Micronesia and other countries in the region have their own Social Security Administrations which gave out numbers to residents applying for US disaster relief loans.
Since the loan originated in the US, the US would be the one to administer it. Part of getting a loan in the US is that copies of it get sent to the reporting bureaus. So, the Micronesians gave a SSN as an identifier, and some idiot somewhere decided it would be great if they just used that to identify the people on the application, regardless of country of origin, which is GP's point.
I worked at a grocery store and can tell you for a fact that the meat guys didn't always give out fresh meat.
You know what, though? Nobody got sick enough from our store that they did anything about it. Why? Probably because they didn't get sick.
The point here is that most of the time, the things people get paranoid about are harmless. It generally takes maliciousness or severe neglect to really screw someone over, and both are actionable offenses.
Well, in the case of American public officials, after the NYT v. Sullivan decision actual malice must first be shown. This is to say that the author intended to damage the target as opposed to merely voicing a strong negative opinion. In the case of private individuals, it is a statutory matter. The legal level of determining fault in the case of a private figure is somewhere between the aforementioned actual malice and above strict liability as decided under Curtis Publishing Co. v. Butts . Your Scientology and Streisand examples would fall under this sort of precedent and only really succeed because they can buy the better lawyers (and laws, for that matter).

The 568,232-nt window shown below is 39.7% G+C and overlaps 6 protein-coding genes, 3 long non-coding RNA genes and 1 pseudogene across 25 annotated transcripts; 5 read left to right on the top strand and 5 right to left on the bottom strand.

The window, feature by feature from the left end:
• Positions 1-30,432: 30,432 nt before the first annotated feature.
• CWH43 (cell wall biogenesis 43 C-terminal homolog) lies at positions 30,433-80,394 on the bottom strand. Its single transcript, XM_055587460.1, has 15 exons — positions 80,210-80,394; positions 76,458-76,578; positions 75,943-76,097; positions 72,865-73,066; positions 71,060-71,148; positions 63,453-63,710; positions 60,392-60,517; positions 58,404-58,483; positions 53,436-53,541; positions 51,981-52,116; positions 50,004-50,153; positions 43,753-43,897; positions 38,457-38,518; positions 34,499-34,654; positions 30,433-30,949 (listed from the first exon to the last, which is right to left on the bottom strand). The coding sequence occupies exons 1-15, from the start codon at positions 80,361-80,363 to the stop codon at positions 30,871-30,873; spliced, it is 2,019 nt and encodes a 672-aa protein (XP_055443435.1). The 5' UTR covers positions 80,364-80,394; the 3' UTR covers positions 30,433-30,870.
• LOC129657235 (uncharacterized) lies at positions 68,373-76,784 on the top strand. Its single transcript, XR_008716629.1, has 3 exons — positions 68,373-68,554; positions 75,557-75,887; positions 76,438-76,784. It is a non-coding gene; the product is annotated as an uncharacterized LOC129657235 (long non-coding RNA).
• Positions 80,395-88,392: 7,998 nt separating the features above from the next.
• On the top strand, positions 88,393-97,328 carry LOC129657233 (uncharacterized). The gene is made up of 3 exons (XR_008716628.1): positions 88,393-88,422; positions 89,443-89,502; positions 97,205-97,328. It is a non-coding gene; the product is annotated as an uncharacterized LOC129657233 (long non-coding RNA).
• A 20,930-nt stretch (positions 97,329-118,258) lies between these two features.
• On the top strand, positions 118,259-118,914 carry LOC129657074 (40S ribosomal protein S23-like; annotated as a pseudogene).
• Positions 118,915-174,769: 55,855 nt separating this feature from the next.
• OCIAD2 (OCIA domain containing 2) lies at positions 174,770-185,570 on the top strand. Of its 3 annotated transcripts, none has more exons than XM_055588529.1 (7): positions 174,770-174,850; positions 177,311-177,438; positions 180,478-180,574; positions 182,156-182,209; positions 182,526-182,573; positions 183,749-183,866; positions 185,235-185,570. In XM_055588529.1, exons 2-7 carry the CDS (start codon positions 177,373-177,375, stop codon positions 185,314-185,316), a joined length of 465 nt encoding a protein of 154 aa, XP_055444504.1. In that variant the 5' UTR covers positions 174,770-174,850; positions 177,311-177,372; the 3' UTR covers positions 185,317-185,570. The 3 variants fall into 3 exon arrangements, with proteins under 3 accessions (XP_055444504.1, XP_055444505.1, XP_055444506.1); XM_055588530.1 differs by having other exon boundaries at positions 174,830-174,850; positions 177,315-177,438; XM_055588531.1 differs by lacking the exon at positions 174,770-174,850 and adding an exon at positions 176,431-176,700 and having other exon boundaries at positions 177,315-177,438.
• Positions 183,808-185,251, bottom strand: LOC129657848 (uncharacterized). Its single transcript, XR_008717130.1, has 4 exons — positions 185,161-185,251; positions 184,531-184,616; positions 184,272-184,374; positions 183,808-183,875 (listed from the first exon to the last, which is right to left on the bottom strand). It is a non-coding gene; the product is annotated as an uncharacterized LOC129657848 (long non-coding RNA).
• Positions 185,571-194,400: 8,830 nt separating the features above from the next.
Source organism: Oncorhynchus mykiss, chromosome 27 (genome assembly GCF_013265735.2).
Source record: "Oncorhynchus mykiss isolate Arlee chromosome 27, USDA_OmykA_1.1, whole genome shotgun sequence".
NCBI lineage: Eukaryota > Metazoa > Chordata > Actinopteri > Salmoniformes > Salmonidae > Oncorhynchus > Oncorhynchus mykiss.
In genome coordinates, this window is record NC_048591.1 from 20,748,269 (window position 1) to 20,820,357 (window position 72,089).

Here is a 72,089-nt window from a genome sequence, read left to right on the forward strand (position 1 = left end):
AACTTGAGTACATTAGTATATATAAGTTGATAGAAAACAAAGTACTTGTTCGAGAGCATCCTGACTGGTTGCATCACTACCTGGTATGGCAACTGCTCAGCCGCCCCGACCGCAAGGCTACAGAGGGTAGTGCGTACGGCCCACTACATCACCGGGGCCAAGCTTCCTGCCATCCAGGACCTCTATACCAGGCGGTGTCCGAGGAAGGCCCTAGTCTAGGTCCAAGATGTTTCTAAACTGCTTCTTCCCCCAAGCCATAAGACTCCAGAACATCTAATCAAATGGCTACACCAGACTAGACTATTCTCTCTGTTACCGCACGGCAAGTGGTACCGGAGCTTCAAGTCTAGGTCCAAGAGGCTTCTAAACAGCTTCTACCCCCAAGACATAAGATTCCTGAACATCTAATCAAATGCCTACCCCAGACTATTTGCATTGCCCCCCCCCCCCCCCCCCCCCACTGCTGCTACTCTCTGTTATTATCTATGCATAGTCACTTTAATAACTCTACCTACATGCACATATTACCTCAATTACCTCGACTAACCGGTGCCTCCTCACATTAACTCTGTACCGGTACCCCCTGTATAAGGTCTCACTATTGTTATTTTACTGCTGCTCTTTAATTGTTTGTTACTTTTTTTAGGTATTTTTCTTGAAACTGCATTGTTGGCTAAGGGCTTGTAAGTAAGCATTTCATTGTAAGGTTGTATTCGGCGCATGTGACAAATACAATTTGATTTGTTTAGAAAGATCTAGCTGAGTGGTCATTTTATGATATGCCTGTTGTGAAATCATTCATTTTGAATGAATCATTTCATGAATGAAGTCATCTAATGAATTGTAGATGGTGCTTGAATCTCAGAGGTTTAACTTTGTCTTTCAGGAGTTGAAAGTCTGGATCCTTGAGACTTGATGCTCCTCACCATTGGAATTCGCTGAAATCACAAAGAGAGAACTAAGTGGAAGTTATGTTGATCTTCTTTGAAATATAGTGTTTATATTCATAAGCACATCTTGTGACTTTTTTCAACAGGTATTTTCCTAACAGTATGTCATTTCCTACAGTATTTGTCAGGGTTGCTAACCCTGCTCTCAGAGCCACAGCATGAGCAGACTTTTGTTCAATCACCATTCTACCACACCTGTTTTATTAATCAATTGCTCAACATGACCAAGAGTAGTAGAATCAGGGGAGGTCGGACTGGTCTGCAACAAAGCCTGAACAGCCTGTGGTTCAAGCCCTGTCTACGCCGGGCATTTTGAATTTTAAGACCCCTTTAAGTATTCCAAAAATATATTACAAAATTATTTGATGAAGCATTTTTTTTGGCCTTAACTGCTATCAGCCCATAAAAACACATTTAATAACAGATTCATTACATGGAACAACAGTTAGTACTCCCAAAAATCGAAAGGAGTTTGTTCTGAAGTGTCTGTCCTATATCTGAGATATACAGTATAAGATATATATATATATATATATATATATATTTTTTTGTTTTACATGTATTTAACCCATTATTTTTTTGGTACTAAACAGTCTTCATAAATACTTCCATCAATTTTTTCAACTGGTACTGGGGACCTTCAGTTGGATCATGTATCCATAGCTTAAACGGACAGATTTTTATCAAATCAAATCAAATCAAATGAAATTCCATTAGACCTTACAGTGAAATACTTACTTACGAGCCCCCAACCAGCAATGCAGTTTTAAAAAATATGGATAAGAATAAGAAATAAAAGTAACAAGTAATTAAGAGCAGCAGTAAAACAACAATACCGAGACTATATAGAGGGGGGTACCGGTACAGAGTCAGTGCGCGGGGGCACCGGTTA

As mentioned by other comments, the intent of the First Amendment is to limit governmental powers. Here, the authors of the Constitution were dealing with an oppressive govt. (not like UK libel laws are any better now) and sought to limit the amount of govt. control on criticism.
In short, since there is a legitimate interest in criticism of public officials that does not apply to criticism of individuals, there are different standards of protection from criticism.
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